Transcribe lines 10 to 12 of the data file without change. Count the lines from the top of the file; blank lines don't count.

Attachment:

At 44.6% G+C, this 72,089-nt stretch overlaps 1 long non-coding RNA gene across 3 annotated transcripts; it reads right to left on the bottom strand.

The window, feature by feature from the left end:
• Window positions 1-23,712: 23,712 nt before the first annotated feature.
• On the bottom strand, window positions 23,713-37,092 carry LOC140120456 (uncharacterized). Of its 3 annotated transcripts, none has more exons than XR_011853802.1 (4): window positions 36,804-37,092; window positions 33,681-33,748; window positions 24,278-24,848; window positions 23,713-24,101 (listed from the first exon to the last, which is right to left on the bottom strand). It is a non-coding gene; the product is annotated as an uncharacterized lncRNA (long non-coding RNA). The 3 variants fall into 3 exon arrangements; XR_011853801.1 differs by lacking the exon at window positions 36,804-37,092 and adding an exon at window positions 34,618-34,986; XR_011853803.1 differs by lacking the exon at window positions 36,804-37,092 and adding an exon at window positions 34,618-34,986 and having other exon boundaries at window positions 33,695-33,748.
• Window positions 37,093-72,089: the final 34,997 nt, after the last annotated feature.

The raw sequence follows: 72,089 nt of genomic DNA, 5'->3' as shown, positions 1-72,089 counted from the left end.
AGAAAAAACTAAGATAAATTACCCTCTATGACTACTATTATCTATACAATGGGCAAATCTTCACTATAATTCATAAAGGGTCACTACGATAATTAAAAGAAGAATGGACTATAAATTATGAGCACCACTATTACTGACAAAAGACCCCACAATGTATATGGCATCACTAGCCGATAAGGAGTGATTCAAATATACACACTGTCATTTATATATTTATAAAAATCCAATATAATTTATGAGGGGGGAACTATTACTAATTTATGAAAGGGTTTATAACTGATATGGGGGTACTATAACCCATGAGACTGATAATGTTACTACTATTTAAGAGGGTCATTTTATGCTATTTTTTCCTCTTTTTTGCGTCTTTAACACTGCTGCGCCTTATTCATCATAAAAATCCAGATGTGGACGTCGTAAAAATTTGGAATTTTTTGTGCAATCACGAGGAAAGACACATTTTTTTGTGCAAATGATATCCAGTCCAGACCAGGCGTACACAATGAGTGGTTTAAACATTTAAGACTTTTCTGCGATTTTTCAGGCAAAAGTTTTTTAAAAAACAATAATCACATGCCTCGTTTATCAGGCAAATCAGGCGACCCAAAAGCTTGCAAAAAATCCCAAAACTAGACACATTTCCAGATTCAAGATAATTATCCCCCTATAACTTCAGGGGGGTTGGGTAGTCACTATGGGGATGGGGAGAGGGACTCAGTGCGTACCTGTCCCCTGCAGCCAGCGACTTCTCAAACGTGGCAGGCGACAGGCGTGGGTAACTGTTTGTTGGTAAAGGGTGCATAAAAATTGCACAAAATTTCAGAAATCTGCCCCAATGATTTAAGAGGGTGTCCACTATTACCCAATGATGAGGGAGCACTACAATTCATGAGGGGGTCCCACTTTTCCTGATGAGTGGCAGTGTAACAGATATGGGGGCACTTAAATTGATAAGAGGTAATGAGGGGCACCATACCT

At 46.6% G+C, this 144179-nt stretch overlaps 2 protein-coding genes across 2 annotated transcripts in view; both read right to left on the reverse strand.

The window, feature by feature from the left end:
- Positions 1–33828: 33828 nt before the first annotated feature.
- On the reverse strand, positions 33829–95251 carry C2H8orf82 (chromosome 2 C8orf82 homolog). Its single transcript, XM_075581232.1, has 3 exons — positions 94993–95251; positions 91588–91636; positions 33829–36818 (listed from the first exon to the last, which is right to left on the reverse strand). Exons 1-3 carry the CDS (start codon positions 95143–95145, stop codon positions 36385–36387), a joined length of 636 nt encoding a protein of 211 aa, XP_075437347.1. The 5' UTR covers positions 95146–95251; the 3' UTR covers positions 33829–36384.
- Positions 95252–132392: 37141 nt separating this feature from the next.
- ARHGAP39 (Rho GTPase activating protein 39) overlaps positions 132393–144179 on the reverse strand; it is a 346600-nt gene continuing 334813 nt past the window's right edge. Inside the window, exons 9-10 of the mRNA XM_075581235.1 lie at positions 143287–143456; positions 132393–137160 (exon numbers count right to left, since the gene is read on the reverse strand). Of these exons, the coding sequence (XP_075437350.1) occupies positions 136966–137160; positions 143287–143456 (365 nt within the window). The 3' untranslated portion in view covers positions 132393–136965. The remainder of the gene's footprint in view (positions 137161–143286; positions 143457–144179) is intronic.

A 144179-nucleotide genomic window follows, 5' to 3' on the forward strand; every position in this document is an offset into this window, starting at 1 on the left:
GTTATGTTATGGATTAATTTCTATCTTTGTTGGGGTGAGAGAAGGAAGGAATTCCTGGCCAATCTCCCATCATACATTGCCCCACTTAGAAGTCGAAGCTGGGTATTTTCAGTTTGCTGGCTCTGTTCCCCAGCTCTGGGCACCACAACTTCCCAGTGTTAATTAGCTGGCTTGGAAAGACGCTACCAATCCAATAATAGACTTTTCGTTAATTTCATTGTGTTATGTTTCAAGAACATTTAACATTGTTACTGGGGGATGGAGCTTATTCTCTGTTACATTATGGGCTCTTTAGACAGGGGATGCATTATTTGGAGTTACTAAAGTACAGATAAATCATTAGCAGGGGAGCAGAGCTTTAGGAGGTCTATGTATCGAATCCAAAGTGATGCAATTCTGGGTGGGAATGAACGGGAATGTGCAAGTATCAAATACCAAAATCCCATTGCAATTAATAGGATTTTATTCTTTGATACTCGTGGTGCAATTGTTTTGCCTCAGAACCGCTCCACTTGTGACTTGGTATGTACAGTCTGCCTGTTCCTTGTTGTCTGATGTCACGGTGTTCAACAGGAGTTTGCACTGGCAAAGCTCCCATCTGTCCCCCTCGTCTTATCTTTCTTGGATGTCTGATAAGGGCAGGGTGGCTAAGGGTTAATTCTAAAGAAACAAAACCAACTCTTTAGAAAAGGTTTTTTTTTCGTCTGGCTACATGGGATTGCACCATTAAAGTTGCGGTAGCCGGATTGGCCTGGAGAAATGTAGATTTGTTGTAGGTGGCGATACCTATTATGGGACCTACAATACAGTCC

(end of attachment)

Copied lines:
- Positions 1–33828: 33828 nt before the first annotated feature.
- On the reverse strand, positions 33829–95251 carry C2H8orf82 (chromosome 2 C8orf82 homolog). Its single transcript, XM_075581232.1, has 3 exons — positions 94993–95251; positions 91588–91636; positions 33829–36818 (listed from the first exon to the last, which is right to left on the reverse strand). Exons 1-3 carry the CDS (start codon positions 95143–95145, stop codon positions 36385–36387), a joined length of 636 nt encoding a protein of 211 aa, XP_075437347.1. The 5' UTR covers positions 95146–95251; the 3' UTR covers positions 33829–36384.
- Positions 95252–132392: 37141 nt separating this feature from the next.